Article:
Typically, soreness and mild discomfort lasts for a few days after the operation. One father of three laughed about lying around the house with an icepack on his balls. Another father told us that despite repeated icings, his nuts turned "the color of plum jelly" after the operation. "Four days ago I had a pair of testicles," he complained to his doctor. "Today I have a couple of Concord grapes!"

The scrotum can swell and minor bleeding occur under the skin, similar to what happens when you get a black eye. Another father reported that his balls initially turned black and blue. Then over the next two weeks he watched helplessly as they turned even more bizarre colors before reverting back to normal.

The non-vasectomy guys can make all the jokes they want about the vasectomy guys, but it takes a real man to sit there and watch your balls turn blue.

The Hold Your Horses Factor

Only one out of 1,000 vasectomies fails. But even as virtually foolproof as the procedure is, it doesn't work right away. You may still have some survivalist sperm hiding in your vas deferens tubes, barricading the doors, refusing to come out. It takes one to three months for these rascals to finally fade away and for you to reach a sperm count of zero. Until this occurs, don't throw away the Trojans because you can still make a baby. Eight or so weeks after the surgery you will be asked to bring in a semen sample for testing. That's another thing to look forward to.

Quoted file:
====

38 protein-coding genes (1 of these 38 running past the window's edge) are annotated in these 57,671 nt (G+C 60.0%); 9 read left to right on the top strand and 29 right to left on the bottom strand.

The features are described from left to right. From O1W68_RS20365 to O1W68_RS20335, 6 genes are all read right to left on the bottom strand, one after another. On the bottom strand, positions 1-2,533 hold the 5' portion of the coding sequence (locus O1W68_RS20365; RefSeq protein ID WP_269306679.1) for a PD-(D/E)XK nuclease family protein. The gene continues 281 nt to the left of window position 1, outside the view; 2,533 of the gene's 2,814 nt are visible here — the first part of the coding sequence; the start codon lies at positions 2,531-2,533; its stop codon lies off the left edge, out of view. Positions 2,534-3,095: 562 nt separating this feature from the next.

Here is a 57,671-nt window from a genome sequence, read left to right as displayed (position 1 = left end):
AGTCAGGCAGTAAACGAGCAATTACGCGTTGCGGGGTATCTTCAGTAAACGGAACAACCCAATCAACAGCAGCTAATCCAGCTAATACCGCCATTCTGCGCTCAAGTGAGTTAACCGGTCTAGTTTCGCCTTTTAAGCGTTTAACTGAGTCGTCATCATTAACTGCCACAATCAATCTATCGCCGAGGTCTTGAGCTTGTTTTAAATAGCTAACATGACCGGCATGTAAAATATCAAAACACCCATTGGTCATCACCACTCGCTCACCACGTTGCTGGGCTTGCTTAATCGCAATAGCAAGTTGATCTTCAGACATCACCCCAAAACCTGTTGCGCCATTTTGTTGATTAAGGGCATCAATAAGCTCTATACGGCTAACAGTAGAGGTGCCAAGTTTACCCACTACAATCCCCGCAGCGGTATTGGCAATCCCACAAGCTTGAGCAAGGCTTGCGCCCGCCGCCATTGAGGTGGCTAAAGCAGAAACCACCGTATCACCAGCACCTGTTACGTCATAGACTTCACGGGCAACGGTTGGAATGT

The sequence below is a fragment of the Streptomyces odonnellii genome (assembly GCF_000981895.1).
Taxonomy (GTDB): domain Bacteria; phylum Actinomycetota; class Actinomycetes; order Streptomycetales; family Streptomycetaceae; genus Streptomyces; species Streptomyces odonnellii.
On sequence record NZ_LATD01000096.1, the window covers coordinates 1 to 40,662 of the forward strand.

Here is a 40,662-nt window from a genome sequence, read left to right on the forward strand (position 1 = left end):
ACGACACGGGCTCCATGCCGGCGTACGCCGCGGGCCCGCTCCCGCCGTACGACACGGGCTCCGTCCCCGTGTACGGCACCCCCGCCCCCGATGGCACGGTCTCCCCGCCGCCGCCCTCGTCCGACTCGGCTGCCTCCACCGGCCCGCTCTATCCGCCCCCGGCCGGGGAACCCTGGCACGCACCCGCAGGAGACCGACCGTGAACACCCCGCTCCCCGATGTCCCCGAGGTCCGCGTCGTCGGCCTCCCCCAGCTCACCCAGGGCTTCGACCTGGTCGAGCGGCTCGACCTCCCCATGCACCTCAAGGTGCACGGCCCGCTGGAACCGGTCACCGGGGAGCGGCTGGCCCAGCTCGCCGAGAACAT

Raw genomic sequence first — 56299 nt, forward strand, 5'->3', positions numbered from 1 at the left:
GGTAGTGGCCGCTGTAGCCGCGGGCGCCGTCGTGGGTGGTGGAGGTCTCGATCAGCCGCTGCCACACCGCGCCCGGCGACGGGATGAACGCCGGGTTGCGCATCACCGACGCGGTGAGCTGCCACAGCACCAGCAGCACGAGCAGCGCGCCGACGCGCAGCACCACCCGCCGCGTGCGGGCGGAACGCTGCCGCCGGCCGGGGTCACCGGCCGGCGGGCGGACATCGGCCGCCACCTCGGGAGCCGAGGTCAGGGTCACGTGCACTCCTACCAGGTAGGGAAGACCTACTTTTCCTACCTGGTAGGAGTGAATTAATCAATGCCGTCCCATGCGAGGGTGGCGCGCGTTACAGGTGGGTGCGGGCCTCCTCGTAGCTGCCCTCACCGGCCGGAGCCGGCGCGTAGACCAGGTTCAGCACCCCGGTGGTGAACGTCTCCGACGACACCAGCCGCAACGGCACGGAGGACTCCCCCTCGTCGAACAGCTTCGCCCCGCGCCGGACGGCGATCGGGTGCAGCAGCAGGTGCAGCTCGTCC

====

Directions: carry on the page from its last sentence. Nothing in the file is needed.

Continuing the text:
The Risk Factor

Complications are extremely rare. Fewer than three men out of 100 report serious post-operative problems. In recent years some medical journals have suggested that vasectomy patients may face an increased risk of prostate cancer. Other studies dispute this, though, and the procedure is widely regarded as extremely safe with no long-term side effects. Nevertheless, the American Urological Association recommends that all men 40 and over who have had a vasectomy twenty years previously, should be checked yearly for prostate cancer.

The No Changing Your Mind Factor

A vasectomy should be regarded as permanent. So don't let anyone (including your children's mother) pressure you into doing something you don't want to. It's your call.

Men who have vasectomies tend to be on the older side of the spectrum--or should be. In fact, fathers in their twenties are strongly urged not to have one. While your marriage may be rock-solid now, things do change and it's possible for you to divorce, remarry and want to have children again with a prospective new bride. If you're still dead-set on the operation, consider making a few deposits at your local sperm bank.

Vasectomies can be reversed, but often only after considerable expense and inconvenience. And even if they are able to rewire your tubes, it's no cinch that you'll be able to father a child. If you have any doubts at all, don't do it. Wait until you're completely sure. The fathers who've had it done say it's one of the best things they've ever done for themselves.

Kevin Nelson is the father of two children and the author of Playground Pop,'s new serial novel. He plans to have a vasectomy in the next few months. He promises to keep us posted.